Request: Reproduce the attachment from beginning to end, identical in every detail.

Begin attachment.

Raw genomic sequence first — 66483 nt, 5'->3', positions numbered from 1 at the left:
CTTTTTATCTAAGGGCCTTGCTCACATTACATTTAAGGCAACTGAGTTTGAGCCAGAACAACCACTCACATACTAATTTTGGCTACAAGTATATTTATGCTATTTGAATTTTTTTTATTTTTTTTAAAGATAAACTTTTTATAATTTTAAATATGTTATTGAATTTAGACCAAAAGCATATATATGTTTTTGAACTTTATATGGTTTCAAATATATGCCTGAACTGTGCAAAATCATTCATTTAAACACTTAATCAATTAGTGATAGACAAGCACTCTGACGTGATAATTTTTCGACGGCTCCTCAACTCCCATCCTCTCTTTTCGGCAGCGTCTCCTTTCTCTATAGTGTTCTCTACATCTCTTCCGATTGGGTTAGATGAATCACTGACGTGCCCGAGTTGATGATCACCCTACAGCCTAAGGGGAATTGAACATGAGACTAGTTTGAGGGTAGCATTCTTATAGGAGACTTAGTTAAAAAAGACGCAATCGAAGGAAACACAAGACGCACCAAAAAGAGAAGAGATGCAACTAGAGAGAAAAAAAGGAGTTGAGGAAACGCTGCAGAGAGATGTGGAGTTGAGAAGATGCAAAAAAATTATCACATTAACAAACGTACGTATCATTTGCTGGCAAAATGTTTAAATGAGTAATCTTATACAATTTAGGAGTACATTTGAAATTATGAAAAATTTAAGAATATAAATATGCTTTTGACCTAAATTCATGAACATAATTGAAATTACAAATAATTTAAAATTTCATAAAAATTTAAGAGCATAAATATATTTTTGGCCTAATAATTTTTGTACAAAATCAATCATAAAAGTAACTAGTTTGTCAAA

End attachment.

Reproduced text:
Raw genomic sequence first — 66483 nt, 5'->3', positions numbered from 1 at the left:
CTTTTTATCTAAGGGCCTTGCTCACATTACATTTAAGGCAACTGAGTTTGAGCCAGAACAACCACTCACATACTAATTTTGGCTACAAGTATATTTATGCTATTTGAATTTTTTTTATTTTTTTTAAAGATAAACTTTTTATAATTTTAAATATGTTATTGAATTTAGACCAAAAGCATATATATGTTTTTGAACTTTATATGGTTTCAAATATATGCCTGAACTGTGCAAAATCATTCATTTAAACACTTAATCAATTAGTGATAGACAAGCACTCTGACGTGATAATTTTTCGACGGCTCCTCAACTCCCATCCTCTCTTTTCGGCAGCGTCTCCTTTCTCTATAGTGTTCTCTACATCTCTTCCGATTGGGTTAGATGAATCACTGACGTGCCCGAGTTGATGATCACCCTACAGCCTAAGGGGAATTGAACATGAGACTAGTTTGAGGGTAGCATTCTTATAGGAGACTTAGTTAAAAAAGACGCAATCGAAGGAAACACAAGACGCACCAAAAAGAGAAGAGATGCAACTAGAGAGAAAAAAAGGAGTTGAGGAAACGCTGCAGAGAGATGTGGAGTTGAGAAGATGCAAAAAAATTATCACATTAACAAACGTACGTATCATTTGCTGGCAAAATGTTTAAATGAGTAATCTTATACAATTTAGGAGTACATTTGAAATTATGAAAAATTTAAGAATATAAATATGCTTTTGACCTAAATTCATGAACATAATTGAAATTACAAATAATTTAAAATTTCATAAAAATTTAAGAGCATAAATATATTTTTGGCCTAATAATTTTTGTACAAAATCAATCATAAAAGTAACTAGTTTGTCAAA